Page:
Saturday, July 27, 2013

Are the days of the lone inventor behind us forever?

As I stood in Thomas Edison’s reconstructed laboratory in Dearborn, Michigan last week, I was struck by how Mr. Edison’s invention process was the beginning of the end – the end of the lone inventor or scientist working solo in his or her laboratory, unlocking the secrets of the universe or coming up with the next big invention that would change the world.  Thomas Edison took the work of the lone, creative inventor and, like any good child of the Industrial Revolution, industrialized it.  Sure, he was brilliant and no doubt the intellectual author of the many inventions credited to him. (The electric light and phonograph are but two examples.)  But, if he hadn’t had the army of technicians and fellow inventors working alongside him, I seriously doubt that he would have been so productive.

Is this a bad thing?  No, necessarily.  In my day job, I work for NASA.  And one thing I’ve learned in my 23 year career is that space technology development is inherently a team effort.  To design a spacecraft or technology to work in space takes the expertise of many discipline-specific scientists (physicists of all kinds, chemists and mathematicians) as well as mechanical, electrical, structural and thermal engineers.  Without their highly-specialized training and expertise, new space technology innovation would be impossible.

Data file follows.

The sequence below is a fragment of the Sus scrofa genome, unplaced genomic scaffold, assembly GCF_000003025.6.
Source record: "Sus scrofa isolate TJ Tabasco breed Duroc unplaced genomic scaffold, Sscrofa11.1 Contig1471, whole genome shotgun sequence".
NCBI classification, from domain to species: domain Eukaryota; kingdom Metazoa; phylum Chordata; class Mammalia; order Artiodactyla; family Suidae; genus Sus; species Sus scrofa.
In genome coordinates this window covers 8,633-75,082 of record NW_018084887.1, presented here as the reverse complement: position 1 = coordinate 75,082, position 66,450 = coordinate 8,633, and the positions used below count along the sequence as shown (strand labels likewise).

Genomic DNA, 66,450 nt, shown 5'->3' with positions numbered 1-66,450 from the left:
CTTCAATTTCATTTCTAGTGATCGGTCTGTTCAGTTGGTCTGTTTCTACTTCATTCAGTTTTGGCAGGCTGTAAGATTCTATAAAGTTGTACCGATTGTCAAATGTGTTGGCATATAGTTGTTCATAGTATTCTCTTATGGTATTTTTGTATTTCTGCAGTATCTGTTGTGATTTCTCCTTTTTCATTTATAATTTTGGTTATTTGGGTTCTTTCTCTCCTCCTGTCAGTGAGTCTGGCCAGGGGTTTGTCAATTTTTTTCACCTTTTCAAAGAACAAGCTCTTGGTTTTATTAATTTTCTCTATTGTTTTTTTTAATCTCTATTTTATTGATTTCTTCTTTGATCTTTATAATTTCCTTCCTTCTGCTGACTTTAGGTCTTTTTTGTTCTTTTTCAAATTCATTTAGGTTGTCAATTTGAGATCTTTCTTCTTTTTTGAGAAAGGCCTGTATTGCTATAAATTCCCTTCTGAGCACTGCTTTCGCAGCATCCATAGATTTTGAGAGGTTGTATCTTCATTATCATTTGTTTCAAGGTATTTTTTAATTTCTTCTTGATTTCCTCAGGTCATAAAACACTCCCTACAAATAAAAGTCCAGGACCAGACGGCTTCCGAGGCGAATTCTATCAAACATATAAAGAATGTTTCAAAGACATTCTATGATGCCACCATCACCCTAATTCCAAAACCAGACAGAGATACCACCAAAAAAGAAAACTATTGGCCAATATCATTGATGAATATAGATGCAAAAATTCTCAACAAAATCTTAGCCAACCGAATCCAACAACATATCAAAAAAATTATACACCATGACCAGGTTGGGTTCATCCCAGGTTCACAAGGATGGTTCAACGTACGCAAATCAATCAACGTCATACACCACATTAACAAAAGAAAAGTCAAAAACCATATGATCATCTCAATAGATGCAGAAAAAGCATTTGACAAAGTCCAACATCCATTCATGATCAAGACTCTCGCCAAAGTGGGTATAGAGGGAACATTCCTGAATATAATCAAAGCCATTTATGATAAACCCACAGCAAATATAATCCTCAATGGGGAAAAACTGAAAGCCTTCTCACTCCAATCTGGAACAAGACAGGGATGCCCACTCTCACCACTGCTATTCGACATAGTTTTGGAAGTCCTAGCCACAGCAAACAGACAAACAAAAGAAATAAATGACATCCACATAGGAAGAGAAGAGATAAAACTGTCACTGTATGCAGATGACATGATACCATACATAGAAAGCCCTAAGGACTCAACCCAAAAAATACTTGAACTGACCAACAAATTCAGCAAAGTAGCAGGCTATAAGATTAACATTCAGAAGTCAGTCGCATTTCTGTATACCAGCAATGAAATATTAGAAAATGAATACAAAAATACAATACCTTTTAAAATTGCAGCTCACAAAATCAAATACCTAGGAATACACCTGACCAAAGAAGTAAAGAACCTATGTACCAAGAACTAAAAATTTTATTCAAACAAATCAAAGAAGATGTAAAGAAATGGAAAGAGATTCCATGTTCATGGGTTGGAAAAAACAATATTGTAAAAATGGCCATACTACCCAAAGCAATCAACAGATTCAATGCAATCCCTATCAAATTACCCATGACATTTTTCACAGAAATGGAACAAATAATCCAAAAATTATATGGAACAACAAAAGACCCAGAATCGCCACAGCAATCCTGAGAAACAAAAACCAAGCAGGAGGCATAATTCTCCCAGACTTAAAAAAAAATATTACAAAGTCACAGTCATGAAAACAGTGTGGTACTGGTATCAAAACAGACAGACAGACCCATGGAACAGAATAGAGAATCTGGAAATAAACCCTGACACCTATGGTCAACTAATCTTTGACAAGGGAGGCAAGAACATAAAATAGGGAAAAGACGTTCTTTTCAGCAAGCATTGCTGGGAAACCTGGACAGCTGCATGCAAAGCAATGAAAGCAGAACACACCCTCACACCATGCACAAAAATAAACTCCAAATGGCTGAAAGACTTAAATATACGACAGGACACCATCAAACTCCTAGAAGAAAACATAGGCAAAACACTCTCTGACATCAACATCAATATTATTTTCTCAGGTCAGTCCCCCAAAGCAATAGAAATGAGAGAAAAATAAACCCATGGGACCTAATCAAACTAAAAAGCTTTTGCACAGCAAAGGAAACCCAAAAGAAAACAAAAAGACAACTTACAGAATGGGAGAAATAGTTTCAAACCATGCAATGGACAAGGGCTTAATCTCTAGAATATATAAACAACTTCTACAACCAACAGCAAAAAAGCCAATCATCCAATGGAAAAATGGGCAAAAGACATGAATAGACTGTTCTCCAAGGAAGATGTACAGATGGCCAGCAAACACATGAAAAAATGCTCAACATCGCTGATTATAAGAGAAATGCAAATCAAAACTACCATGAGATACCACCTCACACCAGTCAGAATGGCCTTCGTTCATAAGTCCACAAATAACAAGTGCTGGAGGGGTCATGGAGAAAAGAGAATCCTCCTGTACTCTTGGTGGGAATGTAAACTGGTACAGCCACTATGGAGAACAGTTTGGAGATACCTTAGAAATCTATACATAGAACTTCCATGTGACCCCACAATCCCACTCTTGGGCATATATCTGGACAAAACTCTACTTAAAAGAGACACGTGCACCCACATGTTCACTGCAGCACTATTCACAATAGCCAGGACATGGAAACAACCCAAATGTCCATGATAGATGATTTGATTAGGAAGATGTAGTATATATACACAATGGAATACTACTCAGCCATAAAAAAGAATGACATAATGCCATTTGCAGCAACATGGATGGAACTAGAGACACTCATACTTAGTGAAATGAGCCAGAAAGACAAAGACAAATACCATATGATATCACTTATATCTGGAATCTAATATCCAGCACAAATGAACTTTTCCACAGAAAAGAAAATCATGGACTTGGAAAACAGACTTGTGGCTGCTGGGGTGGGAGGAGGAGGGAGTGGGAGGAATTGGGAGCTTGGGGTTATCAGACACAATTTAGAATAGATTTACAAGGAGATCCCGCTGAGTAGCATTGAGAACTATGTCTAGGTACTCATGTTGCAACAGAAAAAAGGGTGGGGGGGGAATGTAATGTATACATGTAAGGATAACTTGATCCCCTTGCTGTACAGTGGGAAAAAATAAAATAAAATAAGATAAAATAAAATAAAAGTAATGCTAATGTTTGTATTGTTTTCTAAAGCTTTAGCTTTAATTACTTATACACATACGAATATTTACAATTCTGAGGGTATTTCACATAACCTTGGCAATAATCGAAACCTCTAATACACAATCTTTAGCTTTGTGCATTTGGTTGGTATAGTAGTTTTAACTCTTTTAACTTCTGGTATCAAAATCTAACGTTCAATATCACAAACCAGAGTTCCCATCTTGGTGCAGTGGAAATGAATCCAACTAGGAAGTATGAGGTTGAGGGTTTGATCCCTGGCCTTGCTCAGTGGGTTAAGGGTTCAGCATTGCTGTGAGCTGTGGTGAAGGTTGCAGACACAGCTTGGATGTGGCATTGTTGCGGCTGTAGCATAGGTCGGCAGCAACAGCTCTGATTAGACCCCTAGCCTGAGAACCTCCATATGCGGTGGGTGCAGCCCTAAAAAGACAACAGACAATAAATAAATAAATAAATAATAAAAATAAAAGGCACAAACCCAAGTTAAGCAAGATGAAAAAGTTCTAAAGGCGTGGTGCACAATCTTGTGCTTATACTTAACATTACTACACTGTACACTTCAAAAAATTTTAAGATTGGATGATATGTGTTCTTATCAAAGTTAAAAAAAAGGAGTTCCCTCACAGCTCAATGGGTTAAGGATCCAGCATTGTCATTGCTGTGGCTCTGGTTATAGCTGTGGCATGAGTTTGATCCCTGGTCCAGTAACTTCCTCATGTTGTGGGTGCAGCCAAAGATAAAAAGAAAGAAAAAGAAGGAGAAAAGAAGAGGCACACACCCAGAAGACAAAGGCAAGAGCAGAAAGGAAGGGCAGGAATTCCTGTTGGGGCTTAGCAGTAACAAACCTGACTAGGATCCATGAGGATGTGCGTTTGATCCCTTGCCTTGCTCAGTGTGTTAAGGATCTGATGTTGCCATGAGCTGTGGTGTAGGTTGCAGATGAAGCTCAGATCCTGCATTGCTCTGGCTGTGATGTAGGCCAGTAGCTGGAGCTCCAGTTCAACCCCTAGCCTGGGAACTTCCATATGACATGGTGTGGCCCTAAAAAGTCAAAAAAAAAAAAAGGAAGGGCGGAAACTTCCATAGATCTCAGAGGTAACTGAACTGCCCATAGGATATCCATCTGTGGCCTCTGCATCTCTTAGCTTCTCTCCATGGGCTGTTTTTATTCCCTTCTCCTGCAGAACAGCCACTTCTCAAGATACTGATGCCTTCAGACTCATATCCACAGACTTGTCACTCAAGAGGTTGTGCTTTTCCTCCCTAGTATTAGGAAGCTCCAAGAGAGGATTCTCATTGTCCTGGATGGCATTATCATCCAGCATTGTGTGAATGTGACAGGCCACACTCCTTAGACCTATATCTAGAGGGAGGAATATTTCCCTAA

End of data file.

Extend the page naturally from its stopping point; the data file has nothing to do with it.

This is true in the ‘pure’ sciences as well.  Gone are the days of Madame Curie discovering radium in a laboratory with only her husband as a research partner.  Today the Higgs Boson was found by a team of hundreds of physicists using a multi-billion dollar particle accelerator that only European governments could build.  (We almost built our own, but that’s another sad story.)

And yet… At the core of each of these modern discoveries and inventions is often a single individual.  This person is the one who makes it all happen.  The Werner Von Braun who convinces a president to fund Project Apollo; The Robert Oppenheimer who is the driving force keeping the Manhattan Project on track to developing the atomic bomb; The Thomas Edison who works with his team until all hours of the night until they finally found a material that they could use to make a working light bulb.  The power of the individual is alive and well – it is just more complicated for him or her to create and invent because this person now has to spend half his time selling and managing.   Today’s inventors and scientists need to be communicators, managers, creators and technicians.  Individuals still matter, but they must be multidisciplined.  Let’s hope our educational system is up to the task of equipping them with the tools they will need to be successful.

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